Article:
We could not help but notice that all of the occupants wore the same plain green outfits. Apparently, this is the only outfit most of them have with them in this place, despite the fact that they must wear civilian clothes to approach the government officials when they finally find themselves with a court date. In addition, they must come up with the funds to get to the court when they are called, after waiting several months to a year to be heard, even though the system boasts a wait time of 6 weeks.

On approaching the occupants’ ‘living quarters’, we felt an immediate dread at the lack of anything that might bring some joy or hope into their drab existence. The rooms were small and dark, devoid of electricity. They were made of concrete from floor to ceiling, and the pervasive smell of urine mixed with dust and grime filled our senses. The bunks were stacked on top of each other, with one dirty blanket on each. In between rooms was a locking door that led to a small, dismal bathroom, consisting of a hole in the ground and a shower stall, whose grimy surface conjured up endless stories of darkness, despair and a thousand bad dreams.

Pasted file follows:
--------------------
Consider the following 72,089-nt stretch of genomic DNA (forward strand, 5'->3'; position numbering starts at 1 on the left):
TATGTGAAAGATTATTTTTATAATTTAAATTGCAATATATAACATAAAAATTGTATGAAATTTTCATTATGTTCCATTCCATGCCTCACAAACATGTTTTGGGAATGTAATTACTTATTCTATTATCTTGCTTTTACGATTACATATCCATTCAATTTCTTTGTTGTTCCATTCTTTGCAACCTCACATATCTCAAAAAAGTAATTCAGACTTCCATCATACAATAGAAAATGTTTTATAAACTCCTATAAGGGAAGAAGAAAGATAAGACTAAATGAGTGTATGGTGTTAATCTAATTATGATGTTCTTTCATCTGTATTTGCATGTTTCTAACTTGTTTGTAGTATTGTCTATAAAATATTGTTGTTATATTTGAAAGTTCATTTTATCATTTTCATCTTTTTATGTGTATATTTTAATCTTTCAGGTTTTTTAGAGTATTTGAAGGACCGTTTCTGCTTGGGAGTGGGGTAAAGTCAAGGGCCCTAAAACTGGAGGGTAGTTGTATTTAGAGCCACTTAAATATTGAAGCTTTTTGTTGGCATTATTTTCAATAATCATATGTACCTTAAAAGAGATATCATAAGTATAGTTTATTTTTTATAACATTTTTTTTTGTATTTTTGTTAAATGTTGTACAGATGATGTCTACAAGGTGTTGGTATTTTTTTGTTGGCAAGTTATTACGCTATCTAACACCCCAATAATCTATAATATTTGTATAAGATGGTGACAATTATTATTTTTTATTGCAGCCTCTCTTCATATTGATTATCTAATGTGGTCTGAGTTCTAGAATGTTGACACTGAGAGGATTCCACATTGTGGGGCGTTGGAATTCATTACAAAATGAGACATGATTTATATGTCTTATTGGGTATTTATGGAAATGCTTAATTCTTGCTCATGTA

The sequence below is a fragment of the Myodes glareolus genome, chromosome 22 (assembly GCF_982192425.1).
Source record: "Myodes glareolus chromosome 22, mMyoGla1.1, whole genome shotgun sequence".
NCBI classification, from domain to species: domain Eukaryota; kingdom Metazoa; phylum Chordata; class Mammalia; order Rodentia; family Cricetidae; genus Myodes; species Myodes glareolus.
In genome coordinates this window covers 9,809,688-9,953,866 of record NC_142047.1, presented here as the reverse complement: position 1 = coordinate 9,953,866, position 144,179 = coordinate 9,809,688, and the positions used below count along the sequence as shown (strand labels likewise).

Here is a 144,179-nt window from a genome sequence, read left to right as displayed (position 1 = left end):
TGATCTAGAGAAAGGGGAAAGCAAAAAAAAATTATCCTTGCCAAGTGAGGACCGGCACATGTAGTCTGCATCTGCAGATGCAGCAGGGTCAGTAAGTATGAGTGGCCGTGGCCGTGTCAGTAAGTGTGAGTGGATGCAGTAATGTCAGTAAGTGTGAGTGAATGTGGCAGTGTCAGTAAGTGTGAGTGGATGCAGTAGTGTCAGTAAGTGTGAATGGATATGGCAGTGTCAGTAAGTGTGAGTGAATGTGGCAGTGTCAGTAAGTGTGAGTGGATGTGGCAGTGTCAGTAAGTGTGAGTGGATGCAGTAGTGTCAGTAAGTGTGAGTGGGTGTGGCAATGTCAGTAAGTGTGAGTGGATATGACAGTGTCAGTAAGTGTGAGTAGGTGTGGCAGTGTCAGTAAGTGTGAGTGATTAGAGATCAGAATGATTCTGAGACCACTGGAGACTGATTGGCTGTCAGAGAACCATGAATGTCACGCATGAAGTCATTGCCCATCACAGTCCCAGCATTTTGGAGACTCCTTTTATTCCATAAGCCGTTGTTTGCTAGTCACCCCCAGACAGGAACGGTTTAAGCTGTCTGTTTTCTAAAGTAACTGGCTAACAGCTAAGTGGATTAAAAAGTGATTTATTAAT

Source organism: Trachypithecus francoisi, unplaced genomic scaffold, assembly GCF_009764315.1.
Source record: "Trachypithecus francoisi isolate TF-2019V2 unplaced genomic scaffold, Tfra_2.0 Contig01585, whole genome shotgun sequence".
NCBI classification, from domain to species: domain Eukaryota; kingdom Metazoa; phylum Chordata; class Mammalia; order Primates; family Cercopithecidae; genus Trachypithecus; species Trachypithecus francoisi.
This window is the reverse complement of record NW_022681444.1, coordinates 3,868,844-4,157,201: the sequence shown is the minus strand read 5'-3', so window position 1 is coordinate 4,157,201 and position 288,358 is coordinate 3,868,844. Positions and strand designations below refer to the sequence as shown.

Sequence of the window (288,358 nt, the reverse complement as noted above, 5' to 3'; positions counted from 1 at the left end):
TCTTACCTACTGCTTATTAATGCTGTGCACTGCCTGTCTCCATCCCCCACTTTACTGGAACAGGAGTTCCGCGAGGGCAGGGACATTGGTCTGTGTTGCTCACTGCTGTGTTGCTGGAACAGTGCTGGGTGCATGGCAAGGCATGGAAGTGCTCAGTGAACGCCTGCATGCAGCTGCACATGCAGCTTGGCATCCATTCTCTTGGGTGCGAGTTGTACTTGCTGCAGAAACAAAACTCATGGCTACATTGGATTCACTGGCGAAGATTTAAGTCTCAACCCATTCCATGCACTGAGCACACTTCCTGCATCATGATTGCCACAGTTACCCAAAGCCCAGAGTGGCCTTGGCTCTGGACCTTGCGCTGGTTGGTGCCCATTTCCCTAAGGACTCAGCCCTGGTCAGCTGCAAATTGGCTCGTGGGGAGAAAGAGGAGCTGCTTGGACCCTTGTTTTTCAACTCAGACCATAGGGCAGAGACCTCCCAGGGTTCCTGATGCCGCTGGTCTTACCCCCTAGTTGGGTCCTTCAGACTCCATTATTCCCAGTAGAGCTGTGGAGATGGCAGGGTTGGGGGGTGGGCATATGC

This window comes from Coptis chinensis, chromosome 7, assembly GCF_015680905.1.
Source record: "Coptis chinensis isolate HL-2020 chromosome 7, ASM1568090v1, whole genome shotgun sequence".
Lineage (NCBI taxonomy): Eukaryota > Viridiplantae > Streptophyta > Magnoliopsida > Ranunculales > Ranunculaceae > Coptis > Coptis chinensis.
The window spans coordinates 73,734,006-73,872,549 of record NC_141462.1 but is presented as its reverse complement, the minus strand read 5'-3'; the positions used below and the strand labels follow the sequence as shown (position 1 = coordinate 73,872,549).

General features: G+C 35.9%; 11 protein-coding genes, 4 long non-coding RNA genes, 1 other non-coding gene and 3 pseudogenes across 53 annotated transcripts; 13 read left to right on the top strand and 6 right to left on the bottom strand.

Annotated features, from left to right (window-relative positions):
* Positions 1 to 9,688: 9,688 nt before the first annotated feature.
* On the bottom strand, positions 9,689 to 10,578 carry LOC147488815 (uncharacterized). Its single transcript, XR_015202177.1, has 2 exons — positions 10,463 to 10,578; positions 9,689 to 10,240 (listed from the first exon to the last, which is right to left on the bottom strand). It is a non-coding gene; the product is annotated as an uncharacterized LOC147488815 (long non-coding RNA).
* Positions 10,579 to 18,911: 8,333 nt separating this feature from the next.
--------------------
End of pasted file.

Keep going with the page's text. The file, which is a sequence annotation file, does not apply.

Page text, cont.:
Was there anything we could do to brighten up their lives and bring some sense of hope? Although we came with limited resources, we did have something that could transport them to another place. One full of hope, joy, adventure, friendship and discovery. A chance to learn and gather knowledge for their futures. We brought the blessing of books! Our hope now is that the young teachers at the Gulu juvenile jail will learn to use the books to share both knowledge and enjoyment with their students, giving them something to look forward to each day.

Uganda welcomes compassionately… “You are welcome, our visitors!”

 

Uganda welcomes compassionately…

“You are welcome, our visitors!”

by: Karine Veldhoen

There is an untold story on the world stage; it begins with “You are welcome, our visitors!”